Linda Hall Library of Science, Engineering, & Technology
Back to the LHL Home Page | Back to the Exhibitions Home Page

Winch, Nathaniel John (1769?-1838). "Observations on the geology of Northumberland and Durham." Transactions of the Geological Society of London, 1817, 4:1-101.

One of the most notable occurences of whinstone in the British Isles is the Great Whin Sill, which runs through Northumberland, just south of Scotland. At places it is over 200 feet thick, and where it protrudes above the surface it can be quite a formidable structure. Part of Hadrian’s Wall runs atop the Great Whin Sill.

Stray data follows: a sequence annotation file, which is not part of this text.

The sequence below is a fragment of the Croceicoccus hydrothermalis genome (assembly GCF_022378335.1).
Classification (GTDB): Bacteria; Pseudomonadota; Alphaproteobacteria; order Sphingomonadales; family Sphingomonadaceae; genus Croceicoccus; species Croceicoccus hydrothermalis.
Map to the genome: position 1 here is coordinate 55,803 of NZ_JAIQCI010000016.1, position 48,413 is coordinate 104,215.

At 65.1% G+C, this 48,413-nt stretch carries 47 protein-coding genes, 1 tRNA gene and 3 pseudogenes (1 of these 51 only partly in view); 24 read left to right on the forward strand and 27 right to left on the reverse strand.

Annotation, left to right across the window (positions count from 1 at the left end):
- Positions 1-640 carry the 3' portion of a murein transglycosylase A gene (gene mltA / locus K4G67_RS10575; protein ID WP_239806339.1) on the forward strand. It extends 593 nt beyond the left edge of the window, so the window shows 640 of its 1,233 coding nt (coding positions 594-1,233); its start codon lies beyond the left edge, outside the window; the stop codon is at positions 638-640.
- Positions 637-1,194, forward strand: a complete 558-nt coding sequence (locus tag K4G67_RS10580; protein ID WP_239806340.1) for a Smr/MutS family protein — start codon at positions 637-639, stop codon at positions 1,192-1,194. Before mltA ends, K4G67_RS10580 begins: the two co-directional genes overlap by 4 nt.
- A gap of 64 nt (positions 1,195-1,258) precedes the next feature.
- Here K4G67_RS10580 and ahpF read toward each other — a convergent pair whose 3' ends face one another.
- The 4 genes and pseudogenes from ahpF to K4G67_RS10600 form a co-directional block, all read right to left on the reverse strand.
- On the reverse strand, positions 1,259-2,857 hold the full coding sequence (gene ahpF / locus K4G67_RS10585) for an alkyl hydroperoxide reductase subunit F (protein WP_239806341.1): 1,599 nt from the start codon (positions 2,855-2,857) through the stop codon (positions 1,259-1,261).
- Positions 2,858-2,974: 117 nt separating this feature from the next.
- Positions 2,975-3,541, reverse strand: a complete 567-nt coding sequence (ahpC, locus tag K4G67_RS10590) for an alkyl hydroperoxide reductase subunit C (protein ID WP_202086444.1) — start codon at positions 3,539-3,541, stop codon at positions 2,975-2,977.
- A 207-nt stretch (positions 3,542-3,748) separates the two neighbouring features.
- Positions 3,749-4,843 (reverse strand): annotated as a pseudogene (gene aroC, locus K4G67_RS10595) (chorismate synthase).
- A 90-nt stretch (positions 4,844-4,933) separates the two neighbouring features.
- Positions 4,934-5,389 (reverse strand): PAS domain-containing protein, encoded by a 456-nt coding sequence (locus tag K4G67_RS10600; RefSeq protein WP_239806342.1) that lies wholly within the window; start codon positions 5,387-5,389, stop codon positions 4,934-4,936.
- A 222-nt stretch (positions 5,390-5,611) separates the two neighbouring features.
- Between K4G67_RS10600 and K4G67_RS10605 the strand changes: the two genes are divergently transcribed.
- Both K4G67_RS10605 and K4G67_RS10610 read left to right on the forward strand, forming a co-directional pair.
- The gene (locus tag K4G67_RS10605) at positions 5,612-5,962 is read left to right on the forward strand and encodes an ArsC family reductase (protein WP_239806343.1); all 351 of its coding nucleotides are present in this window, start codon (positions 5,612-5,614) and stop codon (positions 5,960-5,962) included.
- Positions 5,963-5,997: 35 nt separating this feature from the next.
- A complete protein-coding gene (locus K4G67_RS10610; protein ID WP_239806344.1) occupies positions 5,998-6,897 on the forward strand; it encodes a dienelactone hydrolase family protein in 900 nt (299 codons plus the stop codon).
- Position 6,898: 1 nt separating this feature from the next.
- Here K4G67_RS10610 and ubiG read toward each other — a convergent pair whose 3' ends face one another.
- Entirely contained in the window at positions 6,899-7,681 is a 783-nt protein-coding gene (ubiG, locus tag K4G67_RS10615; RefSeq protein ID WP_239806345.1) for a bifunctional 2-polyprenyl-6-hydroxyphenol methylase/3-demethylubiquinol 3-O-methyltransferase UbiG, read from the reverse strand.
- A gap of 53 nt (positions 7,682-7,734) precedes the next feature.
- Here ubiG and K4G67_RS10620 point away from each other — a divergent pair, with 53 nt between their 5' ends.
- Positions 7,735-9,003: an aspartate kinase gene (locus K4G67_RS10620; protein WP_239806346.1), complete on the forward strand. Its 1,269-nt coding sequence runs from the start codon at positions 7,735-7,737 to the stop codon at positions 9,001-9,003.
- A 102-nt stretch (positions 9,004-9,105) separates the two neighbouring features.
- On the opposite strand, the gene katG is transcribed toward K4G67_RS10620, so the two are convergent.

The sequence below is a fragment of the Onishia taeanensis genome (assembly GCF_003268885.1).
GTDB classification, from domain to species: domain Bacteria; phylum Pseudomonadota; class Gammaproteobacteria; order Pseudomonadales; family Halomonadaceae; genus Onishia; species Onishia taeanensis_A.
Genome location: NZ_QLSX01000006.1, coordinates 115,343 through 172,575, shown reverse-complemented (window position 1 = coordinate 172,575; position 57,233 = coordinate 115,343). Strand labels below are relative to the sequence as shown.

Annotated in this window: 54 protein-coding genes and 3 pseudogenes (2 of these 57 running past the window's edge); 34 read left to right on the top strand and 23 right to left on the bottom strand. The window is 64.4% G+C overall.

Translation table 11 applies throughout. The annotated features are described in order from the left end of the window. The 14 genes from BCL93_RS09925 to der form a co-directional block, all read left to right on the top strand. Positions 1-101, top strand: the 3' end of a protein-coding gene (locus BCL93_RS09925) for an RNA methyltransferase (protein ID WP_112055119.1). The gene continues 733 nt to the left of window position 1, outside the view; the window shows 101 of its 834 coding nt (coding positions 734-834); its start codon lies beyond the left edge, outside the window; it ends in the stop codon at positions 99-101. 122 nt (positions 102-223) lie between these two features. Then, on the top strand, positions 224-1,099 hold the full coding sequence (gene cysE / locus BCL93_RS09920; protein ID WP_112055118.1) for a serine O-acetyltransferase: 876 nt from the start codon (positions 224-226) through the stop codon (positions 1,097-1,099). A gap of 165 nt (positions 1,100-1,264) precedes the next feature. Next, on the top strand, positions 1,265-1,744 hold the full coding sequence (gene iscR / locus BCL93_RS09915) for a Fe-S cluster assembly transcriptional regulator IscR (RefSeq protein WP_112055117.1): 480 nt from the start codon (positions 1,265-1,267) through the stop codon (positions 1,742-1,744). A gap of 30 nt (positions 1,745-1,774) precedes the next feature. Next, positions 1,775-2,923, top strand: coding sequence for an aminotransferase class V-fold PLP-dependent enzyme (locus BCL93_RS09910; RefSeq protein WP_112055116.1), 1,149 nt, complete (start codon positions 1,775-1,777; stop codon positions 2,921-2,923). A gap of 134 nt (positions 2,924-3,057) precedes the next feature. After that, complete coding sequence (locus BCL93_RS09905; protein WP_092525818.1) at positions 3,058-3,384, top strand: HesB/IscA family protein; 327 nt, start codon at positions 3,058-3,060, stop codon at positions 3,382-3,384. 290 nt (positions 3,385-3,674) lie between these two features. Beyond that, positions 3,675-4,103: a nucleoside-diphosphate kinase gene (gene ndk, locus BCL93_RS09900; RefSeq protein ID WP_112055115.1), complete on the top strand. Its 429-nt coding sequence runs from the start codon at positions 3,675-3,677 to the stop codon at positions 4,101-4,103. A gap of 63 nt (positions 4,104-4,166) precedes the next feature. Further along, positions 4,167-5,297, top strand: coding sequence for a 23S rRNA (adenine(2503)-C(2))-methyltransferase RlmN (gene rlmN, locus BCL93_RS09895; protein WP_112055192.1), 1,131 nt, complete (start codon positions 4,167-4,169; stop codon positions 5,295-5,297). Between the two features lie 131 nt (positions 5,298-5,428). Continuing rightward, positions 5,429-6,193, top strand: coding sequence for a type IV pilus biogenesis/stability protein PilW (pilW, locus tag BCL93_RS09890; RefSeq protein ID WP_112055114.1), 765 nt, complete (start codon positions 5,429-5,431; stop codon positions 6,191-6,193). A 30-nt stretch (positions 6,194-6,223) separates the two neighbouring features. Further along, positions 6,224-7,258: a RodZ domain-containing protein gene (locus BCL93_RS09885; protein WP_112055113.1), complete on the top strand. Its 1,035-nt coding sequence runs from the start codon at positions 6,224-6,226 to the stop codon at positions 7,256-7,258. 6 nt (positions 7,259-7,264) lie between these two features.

Arguing that the Sill was a volcanic intrusion would have been difficult to do in 1817, since it would have required explaining where so much molten rock had come from, and Winch does not go that far in his paper on the geology of Northumberland. But his map does provide the location of the Sill, which appears as a long green stripe.

For the exhibition we display the entire map. For the catalog, we reproduce a detail. If you look closely (see the larger view), you can also see the track of Hadrian’s Wall on top of the Sill.